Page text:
On 15 November 2019, the EU Cyber Direct Project organised the workshop “Deterrence in cyberspace: questioning the concept”. The workshop brought together scholars from academia, experts from think tanks and practitioners from both EU bodies and agencies as well as representatives from EU member states.
After the opening remarks by Dr. Patryk Pawlak (EU Institute for Security Studies) and Mr. Wiktor Staniecki (European External Action Service), scholars and experts investigated the concept of deterrence, stressing how its effectiveness remains elusive in the absence of an accepted causal model. Given that deterring effects are contextually specific and related as much with norms and taboos as with the potential use of weapons, the participants underlined that effective deterrence calls not only for capacities, weapons, threat credibility and pressure, but also for fine-tuned political skills that rely on contextual knowledge about the actor to be deterred. Moreover, they recognized that the reasons to resort to deterrence are as much strategic as they are political and include limiting strategic alternatives, the mobilization of political support, and the maintenance of self-identity.
The following sessions then focused on the validity and usefulness of the concept of deterrence when applied to cyberspace, as well as on the EU member states’ national approaches to cyber deterrence. The discussion was enriched by the contributions of high-level government officials from Estonia, France, and Poland, who shed light on their countries’ understandings of cyber deterrence, as well as the complementarity of the respective approaches.
The last session was dedicated to the role of deterrence in the European Union’s cyber posture. Deterrence and response to cyber-attacks are clearly listed as the motivation for putting the cyber sanctions regime in place. The Joint Communication ‘Resilience, Deterrence and Defence: Building strong cybersecurity for the EU’ of 13 September 2017 states that “effective deterrence means putting in place a framework of measures that are both credible and dissuasive for would-be cyber criminals and attackers” (European Commission, 2017). Consequently, the Joint Communication defines concrete measures to support such approach:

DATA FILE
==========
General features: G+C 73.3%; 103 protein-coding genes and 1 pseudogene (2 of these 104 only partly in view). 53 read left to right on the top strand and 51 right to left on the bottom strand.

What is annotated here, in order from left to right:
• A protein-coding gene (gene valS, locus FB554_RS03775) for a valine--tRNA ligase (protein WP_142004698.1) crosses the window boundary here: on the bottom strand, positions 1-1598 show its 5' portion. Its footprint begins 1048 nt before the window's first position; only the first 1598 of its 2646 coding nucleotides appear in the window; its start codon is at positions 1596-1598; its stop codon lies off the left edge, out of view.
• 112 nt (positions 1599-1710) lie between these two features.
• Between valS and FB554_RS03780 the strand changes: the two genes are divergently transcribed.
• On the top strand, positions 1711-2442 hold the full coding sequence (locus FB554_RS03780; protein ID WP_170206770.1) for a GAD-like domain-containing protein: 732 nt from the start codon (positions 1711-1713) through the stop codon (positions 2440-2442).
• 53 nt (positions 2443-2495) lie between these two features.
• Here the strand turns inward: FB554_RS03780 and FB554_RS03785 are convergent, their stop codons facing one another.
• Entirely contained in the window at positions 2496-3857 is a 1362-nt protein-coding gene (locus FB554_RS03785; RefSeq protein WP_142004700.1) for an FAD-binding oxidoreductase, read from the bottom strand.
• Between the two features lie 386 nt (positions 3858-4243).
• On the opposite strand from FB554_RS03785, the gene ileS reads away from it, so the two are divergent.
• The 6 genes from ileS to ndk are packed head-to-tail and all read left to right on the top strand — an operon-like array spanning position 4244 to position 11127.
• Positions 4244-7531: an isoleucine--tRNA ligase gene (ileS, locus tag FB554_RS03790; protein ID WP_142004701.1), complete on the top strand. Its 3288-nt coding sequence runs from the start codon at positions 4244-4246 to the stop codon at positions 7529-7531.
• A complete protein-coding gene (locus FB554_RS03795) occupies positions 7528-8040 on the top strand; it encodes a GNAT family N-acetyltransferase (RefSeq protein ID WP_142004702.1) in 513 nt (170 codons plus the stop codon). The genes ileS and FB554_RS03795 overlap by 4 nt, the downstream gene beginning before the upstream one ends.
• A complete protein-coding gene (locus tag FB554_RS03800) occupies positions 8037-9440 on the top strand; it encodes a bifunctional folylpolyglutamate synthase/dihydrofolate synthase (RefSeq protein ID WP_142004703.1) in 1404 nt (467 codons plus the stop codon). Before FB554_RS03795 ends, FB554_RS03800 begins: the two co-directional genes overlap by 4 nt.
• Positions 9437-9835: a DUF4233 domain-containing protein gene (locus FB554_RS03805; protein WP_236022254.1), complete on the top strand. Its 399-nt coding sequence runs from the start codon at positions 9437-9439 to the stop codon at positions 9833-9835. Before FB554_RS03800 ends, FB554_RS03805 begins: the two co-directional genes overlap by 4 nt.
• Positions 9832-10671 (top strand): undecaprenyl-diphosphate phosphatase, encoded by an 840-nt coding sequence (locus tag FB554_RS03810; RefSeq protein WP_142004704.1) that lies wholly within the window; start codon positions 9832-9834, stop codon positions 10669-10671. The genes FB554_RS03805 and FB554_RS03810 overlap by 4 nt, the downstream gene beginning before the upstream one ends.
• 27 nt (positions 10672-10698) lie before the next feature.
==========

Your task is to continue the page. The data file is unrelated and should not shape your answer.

- identifying malicious actors by improving capacity to identify those responsible for cyber-attacks;
- stepping up the law enforcement response, including by facilitating cross-border access to electronic evidence, establishing common forensic standards, and promoting the Council of Europe Convention on Cybercrime;
- public-private cooperation against cybercrime;
- stepping up the political response, including through the implementation of the cyber diplomacy toolbox;
- building cybersecurity deterrence through the Member States’ defence capability, including concrete cyber defence within the framework of a “Permanent Structured Cooperation” (PESCO) and further integrating cybersecurity and defence into Common Security and Defence Policy (CSDP).
In this context, the participants discussed the possibilities for the EU to craft a dynamic narrative that reflects both its norm-driven engagements and its ambitions in cyber diplomacy, as well as the links between deterrence and resilience and the role of the Cyber Diplomacy Toolbox in the European Union’s engagements towards cybersecurity.